This is what it's gonna look like (from Michael Brenner, a "senior Fellow" at the "Trans-Atlantic Institute, on a Huff-Post today):
A quick review of what has survived an unbecoming process of deal making exposes the dismaying reality. For starters: no public plan; no wealth tax to help pay for cost incurred; no right for the government to bargain with Pharma on drug prices; no meaningful enforcement mechanisms to ensure that vested, for profit interests comply with whatever undertakings, explicit or tacit, that they have made. What do we gain? Not much. A commitment that everyone must be insured, yet with a much weakened employer mandate to accomplish it. An elimination of the most egregious practices of insurance companies re. e.g. pre-existing conditions, arbitrary termination of coverage. Some small subsidies for the working poor. These last are minimal. Someone earning $20,000 a year will get no subsidy unless insurance premiums reach $2,400 -- according to the Finance Committee bill. Good luck all you folks who work for $10 an hour -- you'll need it.Obama tubed the pooch--though why anyone would ever have expected him to do otherwise is completely and totally B E Y O N D me--and this 'historic opportunity' to actually fix the problem of health care for average Americans is rapidly lapsing--as anyone with a brain and qa sense of history could and should have predicted.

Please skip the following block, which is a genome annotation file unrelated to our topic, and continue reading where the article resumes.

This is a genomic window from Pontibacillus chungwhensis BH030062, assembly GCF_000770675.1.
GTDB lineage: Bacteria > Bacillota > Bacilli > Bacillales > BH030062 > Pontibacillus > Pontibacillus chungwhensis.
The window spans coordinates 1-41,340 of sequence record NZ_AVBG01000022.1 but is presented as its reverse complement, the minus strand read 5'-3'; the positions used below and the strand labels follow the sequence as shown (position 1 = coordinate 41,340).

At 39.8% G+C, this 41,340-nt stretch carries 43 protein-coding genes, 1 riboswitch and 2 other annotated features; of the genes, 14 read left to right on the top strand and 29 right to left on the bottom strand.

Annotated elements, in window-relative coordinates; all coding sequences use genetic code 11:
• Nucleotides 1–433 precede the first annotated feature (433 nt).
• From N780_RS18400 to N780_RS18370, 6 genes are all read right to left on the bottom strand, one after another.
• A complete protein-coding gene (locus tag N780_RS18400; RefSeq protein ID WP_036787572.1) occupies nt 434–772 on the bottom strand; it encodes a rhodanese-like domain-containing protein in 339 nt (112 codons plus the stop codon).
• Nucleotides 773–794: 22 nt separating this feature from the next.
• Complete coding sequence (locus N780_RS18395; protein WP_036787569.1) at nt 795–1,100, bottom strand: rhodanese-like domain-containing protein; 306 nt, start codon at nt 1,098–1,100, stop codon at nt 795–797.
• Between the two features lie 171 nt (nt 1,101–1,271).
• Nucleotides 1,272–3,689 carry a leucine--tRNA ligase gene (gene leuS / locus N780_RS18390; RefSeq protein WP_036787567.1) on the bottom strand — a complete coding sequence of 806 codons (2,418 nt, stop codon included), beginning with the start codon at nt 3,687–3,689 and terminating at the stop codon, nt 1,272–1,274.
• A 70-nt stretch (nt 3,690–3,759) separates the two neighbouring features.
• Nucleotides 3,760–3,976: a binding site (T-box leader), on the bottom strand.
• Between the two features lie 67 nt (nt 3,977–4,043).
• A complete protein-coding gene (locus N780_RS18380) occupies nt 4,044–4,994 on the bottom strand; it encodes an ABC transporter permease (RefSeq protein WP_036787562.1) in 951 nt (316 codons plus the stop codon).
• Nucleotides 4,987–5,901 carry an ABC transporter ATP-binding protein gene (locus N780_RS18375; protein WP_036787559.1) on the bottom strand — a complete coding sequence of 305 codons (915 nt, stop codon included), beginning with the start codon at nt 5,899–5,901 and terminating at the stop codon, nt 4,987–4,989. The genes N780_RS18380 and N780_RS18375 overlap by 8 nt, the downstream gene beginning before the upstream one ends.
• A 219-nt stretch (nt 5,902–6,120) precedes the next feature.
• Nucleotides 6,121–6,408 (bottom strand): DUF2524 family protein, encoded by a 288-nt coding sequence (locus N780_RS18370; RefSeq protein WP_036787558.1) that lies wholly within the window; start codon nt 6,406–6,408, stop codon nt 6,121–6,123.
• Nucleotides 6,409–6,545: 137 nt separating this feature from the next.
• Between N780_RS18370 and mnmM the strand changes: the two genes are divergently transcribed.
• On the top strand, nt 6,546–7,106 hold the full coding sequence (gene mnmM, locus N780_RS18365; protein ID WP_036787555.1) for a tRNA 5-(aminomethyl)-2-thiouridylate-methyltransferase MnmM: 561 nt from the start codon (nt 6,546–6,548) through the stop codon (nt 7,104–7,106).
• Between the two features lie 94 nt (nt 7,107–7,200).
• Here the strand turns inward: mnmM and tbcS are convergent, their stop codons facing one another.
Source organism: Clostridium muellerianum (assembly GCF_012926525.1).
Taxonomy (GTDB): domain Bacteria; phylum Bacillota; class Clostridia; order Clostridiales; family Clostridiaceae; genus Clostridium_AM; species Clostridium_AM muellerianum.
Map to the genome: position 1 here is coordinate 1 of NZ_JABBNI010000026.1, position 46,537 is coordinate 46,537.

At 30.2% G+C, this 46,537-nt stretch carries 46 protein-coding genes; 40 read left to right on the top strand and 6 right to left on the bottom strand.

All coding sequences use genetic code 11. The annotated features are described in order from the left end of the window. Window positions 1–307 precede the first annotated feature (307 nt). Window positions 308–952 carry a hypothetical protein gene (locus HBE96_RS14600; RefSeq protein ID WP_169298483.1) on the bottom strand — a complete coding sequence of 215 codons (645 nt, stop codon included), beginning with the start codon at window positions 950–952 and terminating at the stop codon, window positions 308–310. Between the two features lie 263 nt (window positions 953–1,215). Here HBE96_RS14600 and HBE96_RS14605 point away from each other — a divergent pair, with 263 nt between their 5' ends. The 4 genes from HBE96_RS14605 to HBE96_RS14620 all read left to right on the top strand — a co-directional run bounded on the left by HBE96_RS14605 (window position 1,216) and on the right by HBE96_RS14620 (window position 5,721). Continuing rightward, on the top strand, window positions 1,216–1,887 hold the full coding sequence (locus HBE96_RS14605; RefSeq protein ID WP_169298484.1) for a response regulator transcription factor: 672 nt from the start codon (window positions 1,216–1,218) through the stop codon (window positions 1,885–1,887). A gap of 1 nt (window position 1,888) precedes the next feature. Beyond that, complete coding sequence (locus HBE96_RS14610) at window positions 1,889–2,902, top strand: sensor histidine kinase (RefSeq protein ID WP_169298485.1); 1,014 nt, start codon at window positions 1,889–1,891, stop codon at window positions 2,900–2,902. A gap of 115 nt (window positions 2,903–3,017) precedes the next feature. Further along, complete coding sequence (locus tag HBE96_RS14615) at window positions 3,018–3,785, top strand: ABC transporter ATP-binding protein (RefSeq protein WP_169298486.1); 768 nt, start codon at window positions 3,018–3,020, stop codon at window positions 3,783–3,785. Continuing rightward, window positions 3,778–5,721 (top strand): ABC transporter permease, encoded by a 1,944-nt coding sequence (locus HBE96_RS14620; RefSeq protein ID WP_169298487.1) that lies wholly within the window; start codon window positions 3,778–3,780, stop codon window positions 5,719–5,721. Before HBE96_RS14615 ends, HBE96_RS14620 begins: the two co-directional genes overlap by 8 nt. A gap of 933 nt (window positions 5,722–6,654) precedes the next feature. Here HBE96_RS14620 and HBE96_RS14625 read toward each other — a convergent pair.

The big mistake was always thinking that Obama (or anyone, really) would buck the Owners. They like things as they are: Status Quo. Change is bad--that is, expensive.